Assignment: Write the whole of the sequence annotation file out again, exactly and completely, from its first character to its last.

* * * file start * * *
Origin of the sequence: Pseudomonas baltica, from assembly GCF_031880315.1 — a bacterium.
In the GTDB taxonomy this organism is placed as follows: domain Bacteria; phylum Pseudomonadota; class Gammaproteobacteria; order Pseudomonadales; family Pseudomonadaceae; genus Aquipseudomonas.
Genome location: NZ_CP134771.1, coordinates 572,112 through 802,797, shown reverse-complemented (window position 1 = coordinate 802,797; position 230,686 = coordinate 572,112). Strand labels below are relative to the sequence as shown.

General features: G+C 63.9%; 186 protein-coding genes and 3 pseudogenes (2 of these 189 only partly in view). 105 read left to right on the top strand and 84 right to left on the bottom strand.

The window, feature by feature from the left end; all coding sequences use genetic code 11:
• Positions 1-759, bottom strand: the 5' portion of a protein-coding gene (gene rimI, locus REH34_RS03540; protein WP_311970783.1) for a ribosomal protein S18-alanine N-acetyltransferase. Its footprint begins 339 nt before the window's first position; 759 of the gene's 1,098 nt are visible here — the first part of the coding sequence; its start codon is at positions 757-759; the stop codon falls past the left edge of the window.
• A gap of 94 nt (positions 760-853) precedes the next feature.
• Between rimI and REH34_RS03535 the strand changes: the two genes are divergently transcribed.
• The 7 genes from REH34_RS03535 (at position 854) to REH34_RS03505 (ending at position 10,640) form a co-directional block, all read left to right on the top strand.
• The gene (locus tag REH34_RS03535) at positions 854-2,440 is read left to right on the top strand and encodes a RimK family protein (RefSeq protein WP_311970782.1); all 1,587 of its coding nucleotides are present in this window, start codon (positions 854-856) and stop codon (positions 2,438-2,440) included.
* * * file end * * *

Origin of the sequence: Pseudomonas baltica, from assembly GCF_031880315.1 — a bacterium.
In the GTDB taxonomy this organism is placed as follows: domain Bacteria; phylum Pseudomonadota; class Gammaproteobacteria; order Pseudomonadales; family Pseudomonadaceae; genus Aquipseudomonas.
Genome location: NZ_CP134771.1, coordinates 572,112 through 802,797, shown reverse-complemented (window position 1 = coordinate 802,797; position 230,686 = coordinate 572,112). Strand labels below are relative to the sequence as shown.

General features: G+C 63.9%; 186 protein-coding genes and 3 pseudogenes (2 of these 189 only partly in view). 105 read left to right on the top strand and 84 right to left on the bottom strand.

The window, feature by feature from the left end; all coding sequences use genetic code 11:
• Positions 1-759, bottom strand: the 5' portion of a protein-coding gene (gene rimI, locus REH34_RS03540; protein WP_311970783.1) for a ribosomal protein S18-alanine N-acetyltransferase. Its footprint begins 339 nt before the window's first position; 759 of the gene's 1,098 nt are visible here — the first part of the coding sequence; its start codon is at positions 757-759; the stop codon falls past the left edge of the window.
• A gap of 94 nt (positions 760-853) precedes the next feature.
• Between rimI and REH34_RS03535 the strand changes: the two genes are divergently transcribed.
• The 7 genes from REH34_RS03535 (at position 854) to REH34_RS03505 (ending at position 10,640) form a co-directional block, all read left to right on the top strand.
• The gene (locus tag REH34_RS03535) at positions 854-2,440 is read left to right on the top strand and encodes a RimK family protein (RefSeq protein WP_311970782.1); all 1,587 of its coding nucleotides are present in this window, start codon (positions 854-856) and stop codon (positions 2,438-2,440) included.